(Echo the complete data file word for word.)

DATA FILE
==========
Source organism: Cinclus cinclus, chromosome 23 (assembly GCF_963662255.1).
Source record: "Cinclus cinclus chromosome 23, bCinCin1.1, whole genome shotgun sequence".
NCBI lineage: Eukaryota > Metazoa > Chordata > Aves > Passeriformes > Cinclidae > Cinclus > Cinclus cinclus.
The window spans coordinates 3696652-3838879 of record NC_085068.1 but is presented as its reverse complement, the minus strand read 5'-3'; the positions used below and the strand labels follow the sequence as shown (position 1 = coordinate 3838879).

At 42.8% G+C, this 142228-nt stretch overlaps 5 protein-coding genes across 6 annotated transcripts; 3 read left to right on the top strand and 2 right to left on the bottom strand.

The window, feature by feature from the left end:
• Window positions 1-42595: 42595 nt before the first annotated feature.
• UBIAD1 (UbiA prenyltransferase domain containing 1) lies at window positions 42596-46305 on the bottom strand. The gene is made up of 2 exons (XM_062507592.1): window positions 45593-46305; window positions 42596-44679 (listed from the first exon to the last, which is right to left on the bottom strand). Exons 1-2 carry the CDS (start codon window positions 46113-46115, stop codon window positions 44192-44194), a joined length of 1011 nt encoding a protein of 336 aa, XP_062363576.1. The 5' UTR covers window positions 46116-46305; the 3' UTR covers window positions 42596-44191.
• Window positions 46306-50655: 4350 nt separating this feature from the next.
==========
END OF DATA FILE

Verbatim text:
Source organism: Cinclus cinclus, chromosome 23 (assembly GCF_963662255.1).
Source record: "Cinclus cinclus chromosome 23, bCinCin1.1, whole genome shotgun sequence".
NCBI lineage: Eukaryota > Metazoa > Chordata > Aves > Passeriformes > Cinclidae > Cinclus > Cinclus cinclus.
The window spans coordinates 3696652-3838879 of record NC_085068.1 but is presented as its reverse complement, the minus strand read 5'-3'; the positions used below and the strand labels follow the sequence as shown (position 1 = coordinate 3838879).

At 42.8% G+C, this 142228-nt stretch overlaps 5 protein-coding genes across 6 annotated transcripts; 3 read left to right on the top strand and 2 right to left on the bottom strand.

The window, feature by feature from the left end:
• Window positions 1-42595: 42595 nt before the first annotated feature.
• UBIAD1 (UbiA prenyltransferase domain containing 1) lies at window positions 42596-46305 on the bottom strand. The gene is made up of 2 exons (XM_062507592.1): window positions 45593-46305; window positions 42596-44679 (listed from the first exon to the last, which is right to left on the bottom strand). Exons 1-2 carry the CDS (start codon window positions 46113-46115, stop codon window positions 44192-44194), a joined length of 1011 nt encoding a protein of 336 aa, XP_062363576.1. The 5' UTR covers window positions 46116-46305; the 3' UTR covers window positions 42596-44191.
• Window positions 46306-50655: 4350 nt separating this feature from the next.